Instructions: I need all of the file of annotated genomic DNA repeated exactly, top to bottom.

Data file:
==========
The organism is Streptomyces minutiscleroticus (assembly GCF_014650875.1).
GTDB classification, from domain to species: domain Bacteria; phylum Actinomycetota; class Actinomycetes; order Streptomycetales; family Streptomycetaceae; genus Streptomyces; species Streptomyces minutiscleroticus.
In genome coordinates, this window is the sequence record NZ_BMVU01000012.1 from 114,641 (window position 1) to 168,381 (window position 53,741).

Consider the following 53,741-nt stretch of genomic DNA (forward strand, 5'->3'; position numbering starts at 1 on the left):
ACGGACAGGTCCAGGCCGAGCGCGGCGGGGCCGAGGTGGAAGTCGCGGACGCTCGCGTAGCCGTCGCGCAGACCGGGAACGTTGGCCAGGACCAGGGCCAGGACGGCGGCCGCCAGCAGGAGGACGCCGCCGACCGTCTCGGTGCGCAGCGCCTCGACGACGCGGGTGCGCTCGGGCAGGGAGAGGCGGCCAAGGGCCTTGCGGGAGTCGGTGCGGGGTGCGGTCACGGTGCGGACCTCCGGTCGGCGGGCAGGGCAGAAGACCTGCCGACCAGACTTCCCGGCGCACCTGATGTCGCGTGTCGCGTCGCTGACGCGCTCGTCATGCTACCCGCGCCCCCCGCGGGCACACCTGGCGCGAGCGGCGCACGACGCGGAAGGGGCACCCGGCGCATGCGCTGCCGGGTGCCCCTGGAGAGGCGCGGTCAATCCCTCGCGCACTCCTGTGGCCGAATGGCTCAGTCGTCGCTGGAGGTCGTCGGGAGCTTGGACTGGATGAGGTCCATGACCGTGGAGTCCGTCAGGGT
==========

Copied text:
The organism is Streptomyces minutiscleroticus (assembly GCF_014650875.1).
GTDB classification, from domain to species: domain Bacteria; phylum Actinomycetota; class Actinomycetes; order Streptomycetales; family Streptomycetaceae; genus Streptomyces; species Streptomyces minutiscleroticus.
In genome coordinates, this window is the sequence record NZ_BMVU01000012.1 from 114,641 (window position 1) to 168,381 (window position 53,741).

Consider the following 53,741-nt stretch of genomic DNA (forward strand, 5'->3'; position numbering starts at 1 on the left):
ACGGACAGGTCCAGGCCGAGCGCGGCGGGGCCGAGGTGGAAGTCGCGGACGCTCGCGTAGCCGTCGCGCAGACCGGGAACGTTGGCCAGGACCAGGGCCAGGACGGCGGCCGCCAGCAGGAGGACGCCGCCGACCGTCTCGGTGCGCAGCGCCTCGACGACGCGGGTGCGCTCGGGCAGGGAGAGGCGGCCAAGGGCCTTGCGGGAGTCGGTGCGGGGTGCGGTCACGGTGCGGACCTCCGGTCGGCGGGCAGGGCAGAAGACCTGCCGACCAGACTTCCCGGCGCACCTGATGTCGCGTGTCGCGTCGCTGACGCGCTCGTCATGCTACCCGCGCCCCCCGCGGGCACACCTGGCGCGAGCGGCGCACGACGCGGAAGGGGCACCCGGCGCATGCGCTGCCGGGTGCCCCTGGAGAGGCGCGGTCAATCCCTCGCGCACTCCTGTGGCCGAATGGCTCAGTCGTCGCTGGAGGTCGTCGGGAGCTTGGACTGGATGAGGTCCATGACCGTGGAGTCCGTCAGGGT